1888 - New science and technology (Lord Kelvin)

Scotland made a considerable contribution to modern science. William Thomson, Lord Kelvin, Professor of Natural Philosophy at Glasgow University from 1846 to 1889, was a key figure in the scientific world. He was associated with many major advances in Physics, including the definition of the absolute temperature scale named after him. Shown here are part of his designs for a 50,000-volt electrometer.

Kelvin became Professor of Natural Philosophy (i.e. Physics) at the age of 22. In 1851 his 'On the Dynamical Theory of Heat' contained his version of the second law of thermodynamics and recognised Joule's idea that heat and motion are combined - an idea that ran counter to the scientific belief of the day. He worked on transmitting electric signals over long distances and became chief technical consultant for a transatlantic cable-laying company. His many inventions included the gyroscopic compass. This drawing and instruction note is dated June 1888 and shows part of the process of designing and building a 50,000-volt electrometer. It is from a long correspondence, 1879-1907, with his Glasgow instrument-makers, the firm of Kelvin and James White, Ltd.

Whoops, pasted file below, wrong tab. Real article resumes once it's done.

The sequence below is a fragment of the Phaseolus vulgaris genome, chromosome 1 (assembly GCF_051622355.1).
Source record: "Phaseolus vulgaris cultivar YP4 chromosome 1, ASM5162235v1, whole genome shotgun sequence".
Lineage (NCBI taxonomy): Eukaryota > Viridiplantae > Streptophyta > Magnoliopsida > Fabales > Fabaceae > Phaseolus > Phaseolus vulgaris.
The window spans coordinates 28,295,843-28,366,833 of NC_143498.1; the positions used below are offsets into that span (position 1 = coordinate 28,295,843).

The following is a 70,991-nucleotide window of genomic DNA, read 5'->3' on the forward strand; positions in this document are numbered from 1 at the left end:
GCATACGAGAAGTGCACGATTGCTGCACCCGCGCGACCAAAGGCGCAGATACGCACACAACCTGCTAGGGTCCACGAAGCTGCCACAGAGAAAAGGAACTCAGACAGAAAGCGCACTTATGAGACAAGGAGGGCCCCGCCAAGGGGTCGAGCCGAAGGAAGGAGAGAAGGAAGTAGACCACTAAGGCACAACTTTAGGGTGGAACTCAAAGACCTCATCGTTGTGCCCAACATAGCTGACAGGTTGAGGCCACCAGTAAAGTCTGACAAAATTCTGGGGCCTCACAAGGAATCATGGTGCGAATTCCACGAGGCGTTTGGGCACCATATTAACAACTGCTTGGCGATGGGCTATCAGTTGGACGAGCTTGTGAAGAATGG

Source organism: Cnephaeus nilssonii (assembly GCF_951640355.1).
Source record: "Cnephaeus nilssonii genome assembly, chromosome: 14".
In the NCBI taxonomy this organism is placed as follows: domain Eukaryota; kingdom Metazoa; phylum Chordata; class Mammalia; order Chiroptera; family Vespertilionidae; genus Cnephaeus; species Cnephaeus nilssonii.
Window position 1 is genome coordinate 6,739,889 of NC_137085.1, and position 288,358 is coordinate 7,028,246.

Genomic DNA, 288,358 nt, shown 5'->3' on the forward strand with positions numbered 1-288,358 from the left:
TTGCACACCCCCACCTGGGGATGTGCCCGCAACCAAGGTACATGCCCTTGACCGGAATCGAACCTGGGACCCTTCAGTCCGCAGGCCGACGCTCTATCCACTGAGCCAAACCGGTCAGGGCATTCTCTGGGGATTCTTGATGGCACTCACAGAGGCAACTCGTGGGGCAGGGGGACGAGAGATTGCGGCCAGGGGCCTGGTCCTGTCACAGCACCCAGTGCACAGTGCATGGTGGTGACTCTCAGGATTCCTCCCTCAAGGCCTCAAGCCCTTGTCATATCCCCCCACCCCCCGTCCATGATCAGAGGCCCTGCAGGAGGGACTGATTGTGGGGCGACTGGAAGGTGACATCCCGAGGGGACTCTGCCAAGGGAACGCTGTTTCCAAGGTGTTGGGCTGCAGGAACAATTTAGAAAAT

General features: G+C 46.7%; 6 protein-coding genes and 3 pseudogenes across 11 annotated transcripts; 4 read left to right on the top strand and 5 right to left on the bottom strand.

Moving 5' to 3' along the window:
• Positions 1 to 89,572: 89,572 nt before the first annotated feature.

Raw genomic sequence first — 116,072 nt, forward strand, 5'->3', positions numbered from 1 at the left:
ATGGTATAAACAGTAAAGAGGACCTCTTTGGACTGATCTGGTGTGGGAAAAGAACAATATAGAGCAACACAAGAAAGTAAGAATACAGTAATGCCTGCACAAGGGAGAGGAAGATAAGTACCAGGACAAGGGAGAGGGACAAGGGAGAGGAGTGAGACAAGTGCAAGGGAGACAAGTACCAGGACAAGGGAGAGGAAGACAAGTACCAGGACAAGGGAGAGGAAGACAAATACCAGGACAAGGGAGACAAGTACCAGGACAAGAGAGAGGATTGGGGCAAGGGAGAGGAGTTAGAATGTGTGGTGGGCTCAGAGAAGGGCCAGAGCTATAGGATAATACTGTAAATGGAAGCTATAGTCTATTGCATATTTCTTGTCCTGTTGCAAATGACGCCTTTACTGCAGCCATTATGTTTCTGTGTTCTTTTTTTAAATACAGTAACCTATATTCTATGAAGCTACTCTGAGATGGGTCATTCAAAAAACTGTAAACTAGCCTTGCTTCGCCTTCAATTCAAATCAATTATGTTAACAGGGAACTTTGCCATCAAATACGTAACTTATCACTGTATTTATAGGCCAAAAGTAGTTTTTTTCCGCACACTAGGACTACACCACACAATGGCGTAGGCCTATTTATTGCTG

New science and technology (Lord Kelvin)


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